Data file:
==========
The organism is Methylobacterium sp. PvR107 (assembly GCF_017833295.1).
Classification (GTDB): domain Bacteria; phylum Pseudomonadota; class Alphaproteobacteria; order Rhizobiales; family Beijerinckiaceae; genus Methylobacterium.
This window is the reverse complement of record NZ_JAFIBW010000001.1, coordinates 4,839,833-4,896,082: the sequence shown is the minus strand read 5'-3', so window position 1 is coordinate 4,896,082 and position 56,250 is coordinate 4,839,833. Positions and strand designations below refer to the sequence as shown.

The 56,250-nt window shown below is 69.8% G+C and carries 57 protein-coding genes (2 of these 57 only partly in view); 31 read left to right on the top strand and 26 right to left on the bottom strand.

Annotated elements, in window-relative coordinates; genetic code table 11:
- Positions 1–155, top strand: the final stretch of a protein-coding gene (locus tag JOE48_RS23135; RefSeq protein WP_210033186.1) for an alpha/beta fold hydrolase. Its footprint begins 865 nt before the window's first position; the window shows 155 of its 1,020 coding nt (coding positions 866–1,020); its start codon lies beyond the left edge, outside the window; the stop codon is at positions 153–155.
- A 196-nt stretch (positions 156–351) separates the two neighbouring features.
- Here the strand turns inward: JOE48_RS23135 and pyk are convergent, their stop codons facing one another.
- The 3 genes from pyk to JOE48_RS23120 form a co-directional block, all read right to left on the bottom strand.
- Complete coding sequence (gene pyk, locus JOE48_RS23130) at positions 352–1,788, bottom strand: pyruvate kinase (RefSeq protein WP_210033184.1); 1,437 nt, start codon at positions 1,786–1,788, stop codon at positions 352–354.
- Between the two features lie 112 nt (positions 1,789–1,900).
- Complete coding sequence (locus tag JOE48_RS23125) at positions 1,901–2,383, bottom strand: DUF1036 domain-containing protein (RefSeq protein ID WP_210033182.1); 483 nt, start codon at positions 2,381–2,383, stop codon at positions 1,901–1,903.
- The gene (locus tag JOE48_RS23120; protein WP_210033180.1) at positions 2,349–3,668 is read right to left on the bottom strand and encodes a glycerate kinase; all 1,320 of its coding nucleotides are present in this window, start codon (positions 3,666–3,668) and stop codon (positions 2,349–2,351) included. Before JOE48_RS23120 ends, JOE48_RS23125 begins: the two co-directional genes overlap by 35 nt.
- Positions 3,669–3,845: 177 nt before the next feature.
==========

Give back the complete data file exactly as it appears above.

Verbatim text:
The organism is Methylobacterium sp. PvR107 (assembly GCF_017833295.1).
Classification (GTDB): domain Bacteria; phylum Pseudomonadota; class Alphaproteobacteria; order Rhizobiales; family Beijerinckiaceae; genus Methylobacterium.
This window is the reverse complement of record NZ_JAFIBW010000001.1, coordinates 4,839,833-4,896,082: the sequence shown is the minus strand read 5'-3', so window position 1 is coordinate 4,896,082 and position 56,250 is coordinate 4,839,833. Positions and strand designations below refer to the sequence as shown.

The 56,250-nt window shown below is 69.8% G+C and carries 57 protein-coding genes (2 of these 57 only partly in view); 31 read left to right on the top strand and 26 right to left on the bottom strand.

Annotated elements, in window-relative coordinates; genetic code table 11:
- Positions 1–155, top strand: the final stretch of a protein-coding gene (locus tag JOE48_RS23135; RefSeq protein WP_210033186.1) for an alpha/beta fold hydrolase. Its footprint begins 865 nt before the window's first position; the window shows 155 of its 1,020 coding nt (coding positions 866–1,020); its start codon lies beyond the left edge, outside the window; the stop codon is at positions 153–155.
- A 196-nt stretch (positions 156–351) separates the two neighbouring features.
- Here the strand turns inward: JOE48_RS23135 and pyk are convergent, their stop codons facing one another.
- The 3 genes from pyk to JOE48_RS23120 form a co-directional block, all read right to left on the bottom strand.
- Complete coding sequence (gene pyk, locus JOE48_RS23130) at positions 352–1,788, bottom strand: pyruvate kinase (RefSeq protein WP_210033184.1); 1,437 nt, start codon at positions 1,786–1,788, stop codon at positions 352–354.
- Between the two features lie 112 nt (positions 1,789–1,900).
- Complete coding sequence (locus tag JOE48_RS23125) at positions 1,901–2,383, bottom strand: DUF1036 domain-containing protein (RefSeq protein ID WP_210033182.1); 483 nt, start codon at positions 2,381–2,383, stop codon at positions 1,901–1,903.
- The gene (locus tag JOE48_RS23120; protein WP_210033180.1) at positions 2,349–3,668 is read right to left on the bottom strand and encodes a glycerate kinase; all 1,320 of its coding nucleotides are present in this window, start codon (positions 3,666–3,668) and stop codon (positions 2,349–2,351) included. Before JOE48_RS23120 ends, JOE48_RS23125 begins: the two co-directional genes overlap by 35 nt.
- Positions 3,669–3,845: 177 nt before the next feature.